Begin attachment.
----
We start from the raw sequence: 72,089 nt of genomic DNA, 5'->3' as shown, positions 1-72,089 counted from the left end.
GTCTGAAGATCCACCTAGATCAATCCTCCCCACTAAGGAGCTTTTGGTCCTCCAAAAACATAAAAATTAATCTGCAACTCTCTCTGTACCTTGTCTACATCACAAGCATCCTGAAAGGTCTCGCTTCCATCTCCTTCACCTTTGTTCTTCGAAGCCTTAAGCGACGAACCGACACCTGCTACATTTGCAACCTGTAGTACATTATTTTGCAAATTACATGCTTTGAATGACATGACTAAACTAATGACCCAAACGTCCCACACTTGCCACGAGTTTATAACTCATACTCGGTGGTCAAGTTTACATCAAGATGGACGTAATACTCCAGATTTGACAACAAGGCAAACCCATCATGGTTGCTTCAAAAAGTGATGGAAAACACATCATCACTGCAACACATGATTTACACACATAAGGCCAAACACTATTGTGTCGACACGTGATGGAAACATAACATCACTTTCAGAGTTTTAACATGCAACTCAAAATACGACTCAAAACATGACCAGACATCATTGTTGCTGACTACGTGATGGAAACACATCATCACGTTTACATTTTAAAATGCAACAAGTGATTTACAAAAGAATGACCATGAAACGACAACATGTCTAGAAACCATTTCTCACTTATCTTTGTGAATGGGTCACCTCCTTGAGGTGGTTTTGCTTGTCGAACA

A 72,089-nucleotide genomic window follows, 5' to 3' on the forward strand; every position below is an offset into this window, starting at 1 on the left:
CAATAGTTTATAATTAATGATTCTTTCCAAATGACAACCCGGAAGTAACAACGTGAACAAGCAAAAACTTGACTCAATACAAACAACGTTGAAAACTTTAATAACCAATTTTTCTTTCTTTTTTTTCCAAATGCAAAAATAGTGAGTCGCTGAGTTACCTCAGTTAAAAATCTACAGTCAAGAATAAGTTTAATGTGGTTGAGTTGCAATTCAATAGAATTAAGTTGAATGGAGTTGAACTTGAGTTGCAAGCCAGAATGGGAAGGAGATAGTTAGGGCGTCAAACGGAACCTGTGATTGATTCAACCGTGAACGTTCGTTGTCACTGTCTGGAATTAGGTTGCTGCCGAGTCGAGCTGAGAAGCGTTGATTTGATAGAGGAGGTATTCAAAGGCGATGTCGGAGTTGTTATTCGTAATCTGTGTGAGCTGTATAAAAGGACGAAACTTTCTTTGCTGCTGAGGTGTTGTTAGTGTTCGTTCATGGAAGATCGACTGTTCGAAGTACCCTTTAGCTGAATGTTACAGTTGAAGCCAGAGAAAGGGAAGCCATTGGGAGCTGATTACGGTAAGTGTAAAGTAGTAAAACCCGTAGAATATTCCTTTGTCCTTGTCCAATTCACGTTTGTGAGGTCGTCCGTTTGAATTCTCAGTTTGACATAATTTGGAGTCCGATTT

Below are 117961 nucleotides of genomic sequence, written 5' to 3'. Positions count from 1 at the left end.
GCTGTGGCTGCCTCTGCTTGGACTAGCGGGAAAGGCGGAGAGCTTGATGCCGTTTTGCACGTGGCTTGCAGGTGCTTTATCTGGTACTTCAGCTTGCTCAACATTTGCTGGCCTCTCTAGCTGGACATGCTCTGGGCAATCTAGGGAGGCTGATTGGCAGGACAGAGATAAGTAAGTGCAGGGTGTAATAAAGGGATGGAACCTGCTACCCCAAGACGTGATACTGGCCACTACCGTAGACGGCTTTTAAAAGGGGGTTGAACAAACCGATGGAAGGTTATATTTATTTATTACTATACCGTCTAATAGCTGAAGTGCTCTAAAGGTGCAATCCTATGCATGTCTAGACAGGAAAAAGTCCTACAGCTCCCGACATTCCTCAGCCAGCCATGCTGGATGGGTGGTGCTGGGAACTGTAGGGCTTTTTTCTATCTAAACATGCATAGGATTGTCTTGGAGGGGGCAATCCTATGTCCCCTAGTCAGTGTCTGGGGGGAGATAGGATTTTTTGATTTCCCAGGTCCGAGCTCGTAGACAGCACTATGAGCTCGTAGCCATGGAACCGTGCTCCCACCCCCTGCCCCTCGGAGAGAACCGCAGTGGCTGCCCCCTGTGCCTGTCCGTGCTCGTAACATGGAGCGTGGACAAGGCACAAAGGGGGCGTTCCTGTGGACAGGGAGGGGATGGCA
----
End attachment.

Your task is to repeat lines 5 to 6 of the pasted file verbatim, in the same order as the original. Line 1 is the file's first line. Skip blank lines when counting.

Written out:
Below are 117961 nucleotides of genomic sequence, written 5' to 3'. Positions count from 1 at the left end.
GCTGTGGCTGCCTCTGCTTGGACTAGCGGGAAAGGCGGAGAGCTTGATGCCGTTTTGCACGTGGCTTGCAGGTGCTTTATCTGGTACTTCAGCTTGCTCAACATTTGCTGGCCTCTCTAGCTGGACATGCTCTGGGCAATCTAGGGAGGCTGATTGGCAGGACAGAGATAAGTAAGTGCAGGGTGTAATAAAGGGATGGAACCTGCTACCCCAAGACGTGATACTGGCCACTACCGTAGACGGCTTTTAAAAGGGGGTTGAACAAACCGATGGAAGGTTATATTTATTTATTACTATACCGTCTAATAGCTGAAGTGCTCTAAAGGTGCAATCCTATGCATGTCTAGACAGGAAAAAGTCCTACAGCTCCCGACATTCCTCAGCCAGCCATGCTGGATGGGTGGTGCTGGGAACTGTAGGGCTTTTTTCTATCTAAACATGCATAGGATTGTCTTGGAGGGGGCAATCCTATGTCCCCTAGTCAGTGTCTGGGGGGAGATAGGATTTTTTGATTTCCCAGGTCCGAGCTCGTAGACAGCACTATGAGCTCGTAGCCATGGAACCGTGCTCCCACCCCCTGCCCCTCGGAGAGAACCGCAGTGGCTGCCCCCTGTGCCTGTCCGTGCTCGTAACATGGAGCGTGGACAAGGCACAAAGGGGGCGTTCCTGTGGACAGGGAGGGGATGGCA